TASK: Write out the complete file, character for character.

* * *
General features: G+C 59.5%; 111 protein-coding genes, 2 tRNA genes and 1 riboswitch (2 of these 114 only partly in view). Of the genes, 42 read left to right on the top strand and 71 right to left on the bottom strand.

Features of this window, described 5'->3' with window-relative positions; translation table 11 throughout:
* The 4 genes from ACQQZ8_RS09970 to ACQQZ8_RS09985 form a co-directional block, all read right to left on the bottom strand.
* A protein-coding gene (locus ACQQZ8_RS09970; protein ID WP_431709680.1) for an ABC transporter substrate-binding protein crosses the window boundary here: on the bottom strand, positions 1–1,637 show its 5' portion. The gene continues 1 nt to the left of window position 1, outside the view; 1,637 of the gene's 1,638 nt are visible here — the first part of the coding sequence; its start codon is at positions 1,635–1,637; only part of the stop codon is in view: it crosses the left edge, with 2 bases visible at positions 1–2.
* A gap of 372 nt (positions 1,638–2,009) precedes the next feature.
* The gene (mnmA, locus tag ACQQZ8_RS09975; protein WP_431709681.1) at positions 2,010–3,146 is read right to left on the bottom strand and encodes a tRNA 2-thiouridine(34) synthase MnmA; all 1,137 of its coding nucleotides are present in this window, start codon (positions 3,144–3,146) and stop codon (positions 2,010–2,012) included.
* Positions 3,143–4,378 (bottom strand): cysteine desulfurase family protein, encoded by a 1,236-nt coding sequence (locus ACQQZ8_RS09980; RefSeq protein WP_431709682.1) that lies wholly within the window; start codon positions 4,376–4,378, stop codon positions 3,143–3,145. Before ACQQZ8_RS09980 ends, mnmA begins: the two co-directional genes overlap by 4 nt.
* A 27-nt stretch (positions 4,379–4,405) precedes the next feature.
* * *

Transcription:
General features: G+C 59.5%; 111 protein-coding genes, 2 tRNA genes and 1 riboswitch (2 of these 114 only partly in view). Of the genes, 42 read left to right on the top strand and 71 right to left on the bottom strand.

Features of this window, described 5'->3' with window-relative positions; translation table 11 throughout:
* The 4 genes from ACQQZ8_RS09970 to ACQQZ8_RS09985 form a co-directional block, all read right to left on the bottom strand.
* A protein-coding gene (locus ACQQZ8_RS09970; protein ID WP_431709680.1) for an ABC transporter substrate-binding protein crosses the window boundary here: on the bottom strand, positions 1–1,637 show its 5' portion. The gene continues 1 nt to the left of window position 1, outside the view; 1,637 of the gene's 1,638 nt are visible here — the first part of the coding sequence; its start codon is at positions 1,635–1,637; only part of the stop codon is in view: it crosses the left edge, with 2 bases visible at positions 1–2.
* A gap of 372 nt (positions 1,638–2,009) precedes the next feature.
* The gene (mnmA, locus tag ACQQZ8_RS09975; protein WP_431709681.1) at positions 2,010–3,146 is read right to left on the bottom strand and encodes a tRNA 2-thiouridine(34) synthase MnmA; all 1,137 of its coding nucleotides are present in this window, start codon (positions 3,144–3,146) and stop codon (positions 2,010–2,012) included.
* Positions 3,143–4,378 (bottom strand): cysteine desulfurase family protein, encoded by a 1,236-nt coding sequence (locus ACQQZ8_RS09980; RefSeq protein WP_431709682.1) that lies wholly within the window; start codon positions 4,376–4,378, stop codon positions 3,143–3,145. Before ACQQZ8_RS09980 ends, mnmA begins: the two co-directional genes overlap by 4 nt.
* A 27-nt stretch (positions 4,379–4,405) precedes the next feature.